A LIFE OF GEN. ROBERT E. LEE.
BY JOHN ESTEN COOKE.
"Duty is the sublimest word in our language."
"Human virtue should be equal to human calamity." LEE. 1876
LAST CAMPAIGNS OF THE YEAR 1863.
I. The Cavalry of Lee's Army
In a work of the present description, the writer has a choice between two courses. He may either record the events of the war in all quarters of the country, as bearing more or less upon his narrative, or may confine himself to the life of the individual who is the immediate subject of his volume. Of these two courses, the writer prefers the latter for many reasons. To present a narrative of military transactions in all portions of the South would expand this volume to undue proportions; and there is the further objection that these occurrences are familiar to all. It might be necessary, in writing for persons ignorant of the events of the great conflict, to omit nothing; but this ignorance does, not probably exist in the case of the readers of these pages; and the writer will continue, as heretofore, to confine himself to the main subject, only noting incidentally such prominent events in other quarters as affected Lee's movements.
One such event was the fall of Vicksburg, which post surrendered at the same moment with the defeat at Gettysburg, rendering thereafter impossible all movements of invasion; and another was the advance of General Rosecrans toward Atlanta, which resulted, in the month of September, in a Southern victory at Chickamauga.
The immediate effect of the Federal demonstration toward Chattanooga had been to detach Longstreet's corps from General Lee's army, for service under General Bragg.
General Meade's force is said to have also been somewhat lessened by detachments sent to enforce the draft in New York; and these circumstances had, in the first days of October, reduced both armies in Virginia to a less force than they had numbered in the past campaign. General Meade, however, presented a bold front to his adversary, and, with his headquarters near Culpepper Court-House, kept close watch upon Lee, whose army lay along the south bank of the Rapidan.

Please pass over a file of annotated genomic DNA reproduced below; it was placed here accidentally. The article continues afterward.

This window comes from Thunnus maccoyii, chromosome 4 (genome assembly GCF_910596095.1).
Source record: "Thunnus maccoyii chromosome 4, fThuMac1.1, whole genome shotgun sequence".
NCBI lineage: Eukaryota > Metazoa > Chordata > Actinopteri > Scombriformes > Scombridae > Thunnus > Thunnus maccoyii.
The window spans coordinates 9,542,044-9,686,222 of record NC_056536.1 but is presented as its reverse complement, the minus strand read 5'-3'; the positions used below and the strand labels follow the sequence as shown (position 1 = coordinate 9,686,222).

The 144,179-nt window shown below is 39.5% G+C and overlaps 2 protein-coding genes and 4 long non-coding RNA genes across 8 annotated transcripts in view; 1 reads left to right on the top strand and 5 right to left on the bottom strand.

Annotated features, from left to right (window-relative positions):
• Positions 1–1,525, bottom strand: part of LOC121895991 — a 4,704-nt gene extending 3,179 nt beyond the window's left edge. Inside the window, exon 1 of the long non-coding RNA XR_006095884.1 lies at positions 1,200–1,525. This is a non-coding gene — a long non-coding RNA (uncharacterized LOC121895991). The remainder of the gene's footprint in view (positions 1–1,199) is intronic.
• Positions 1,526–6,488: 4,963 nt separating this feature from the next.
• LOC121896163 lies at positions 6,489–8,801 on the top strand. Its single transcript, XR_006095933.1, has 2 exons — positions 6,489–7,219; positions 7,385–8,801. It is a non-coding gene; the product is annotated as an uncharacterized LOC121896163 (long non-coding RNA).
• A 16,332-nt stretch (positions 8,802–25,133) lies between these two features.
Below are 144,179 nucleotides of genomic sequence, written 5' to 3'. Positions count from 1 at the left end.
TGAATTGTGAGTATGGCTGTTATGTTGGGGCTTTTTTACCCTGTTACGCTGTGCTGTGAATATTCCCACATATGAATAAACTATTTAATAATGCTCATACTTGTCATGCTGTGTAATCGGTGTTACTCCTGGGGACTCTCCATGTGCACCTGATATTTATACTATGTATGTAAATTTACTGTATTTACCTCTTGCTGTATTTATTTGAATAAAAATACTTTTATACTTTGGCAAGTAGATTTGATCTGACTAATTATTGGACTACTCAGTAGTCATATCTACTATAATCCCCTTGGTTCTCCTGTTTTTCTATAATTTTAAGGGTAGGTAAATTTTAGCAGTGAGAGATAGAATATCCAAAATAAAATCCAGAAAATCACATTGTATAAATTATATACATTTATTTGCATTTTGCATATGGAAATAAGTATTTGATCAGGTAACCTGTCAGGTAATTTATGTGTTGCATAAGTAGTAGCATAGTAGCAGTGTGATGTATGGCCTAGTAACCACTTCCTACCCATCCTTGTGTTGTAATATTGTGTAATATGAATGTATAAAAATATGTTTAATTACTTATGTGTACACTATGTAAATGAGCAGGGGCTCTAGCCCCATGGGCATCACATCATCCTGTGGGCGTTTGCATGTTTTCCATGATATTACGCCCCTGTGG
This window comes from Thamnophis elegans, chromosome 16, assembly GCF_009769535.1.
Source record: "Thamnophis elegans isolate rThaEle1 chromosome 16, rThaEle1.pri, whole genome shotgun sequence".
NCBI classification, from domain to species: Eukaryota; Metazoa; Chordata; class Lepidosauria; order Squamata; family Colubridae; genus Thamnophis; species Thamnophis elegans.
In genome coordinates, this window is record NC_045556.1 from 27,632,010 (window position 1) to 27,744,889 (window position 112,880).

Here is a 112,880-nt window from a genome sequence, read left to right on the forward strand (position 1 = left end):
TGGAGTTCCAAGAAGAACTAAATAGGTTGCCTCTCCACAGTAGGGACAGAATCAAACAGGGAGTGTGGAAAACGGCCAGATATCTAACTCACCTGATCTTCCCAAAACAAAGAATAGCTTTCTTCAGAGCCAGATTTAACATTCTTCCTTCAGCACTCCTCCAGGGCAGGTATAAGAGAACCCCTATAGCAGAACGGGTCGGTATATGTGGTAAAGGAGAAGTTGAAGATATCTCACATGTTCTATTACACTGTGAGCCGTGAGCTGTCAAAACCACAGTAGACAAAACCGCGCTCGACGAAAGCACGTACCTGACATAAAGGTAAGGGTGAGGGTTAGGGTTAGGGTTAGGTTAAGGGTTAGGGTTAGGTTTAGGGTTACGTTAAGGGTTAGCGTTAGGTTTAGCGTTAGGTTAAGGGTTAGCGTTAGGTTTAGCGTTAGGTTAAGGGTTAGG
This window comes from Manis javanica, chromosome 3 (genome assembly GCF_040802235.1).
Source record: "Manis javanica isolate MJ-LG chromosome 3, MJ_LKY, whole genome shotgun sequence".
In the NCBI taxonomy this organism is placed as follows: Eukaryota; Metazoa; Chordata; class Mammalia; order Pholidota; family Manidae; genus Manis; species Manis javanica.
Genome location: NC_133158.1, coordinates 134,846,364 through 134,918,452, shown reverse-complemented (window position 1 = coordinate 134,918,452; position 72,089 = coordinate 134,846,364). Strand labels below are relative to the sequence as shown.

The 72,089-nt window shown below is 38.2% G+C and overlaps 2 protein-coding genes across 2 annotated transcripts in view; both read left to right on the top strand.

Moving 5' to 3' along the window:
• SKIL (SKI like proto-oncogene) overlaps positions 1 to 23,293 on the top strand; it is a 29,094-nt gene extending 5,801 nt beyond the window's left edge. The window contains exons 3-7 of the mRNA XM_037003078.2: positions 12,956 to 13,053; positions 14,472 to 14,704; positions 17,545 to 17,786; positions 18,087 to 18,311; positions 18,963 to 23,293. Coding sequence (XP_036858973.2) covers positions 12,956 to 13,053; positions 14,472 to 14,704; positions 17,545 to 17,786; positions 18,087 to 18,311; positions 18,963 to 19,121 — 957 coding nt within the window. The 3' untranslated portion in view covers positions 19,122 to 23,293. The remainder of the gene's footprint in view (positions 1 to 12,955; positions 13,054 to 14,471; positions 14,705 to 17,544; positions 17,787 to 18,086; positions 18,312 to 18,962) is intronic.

For some weeks no military movements took place, and an occasional cavalry skirmish between the troopers of the two armies was all which broke the monotony of the autumn days. This inactivity, however, was now about to terminate. Lee had resolved to attempt a flank movement around General Meade's right, with the view of bringing him to battle; and a brief campaign ensued, which, if indecisive, and reflecting little glory upon the infantry, was fruitful in romantic incidents and highly creditable to the cavalry of the Southern army.
In following the movements, and describing the operations of the main body of the army--the infantry--we have necessarily been compelled to pass over, to a great extent, the services of the cavalry in the past campaign. These had, nevertheless, been great--no arm of the service had exhibited greater efficiency; and, but for the fact that in all armies the brunt of battle falls upon the foot-soldiers, it might be added that the services of the cavalry had been as important as those of the infantry. Stuart was now in command of a force varying from five to eight thousand sabres, and among his troopers were some of the best fighting-men of the South. The cavalry had always been the favorite arm with the Southern youth; it had drawn to itself, as privates in the ranks, thousands of young men of collegiate education, great wealth, and the highest social position; and this force was officered, in Virginia, by such resolute commanders as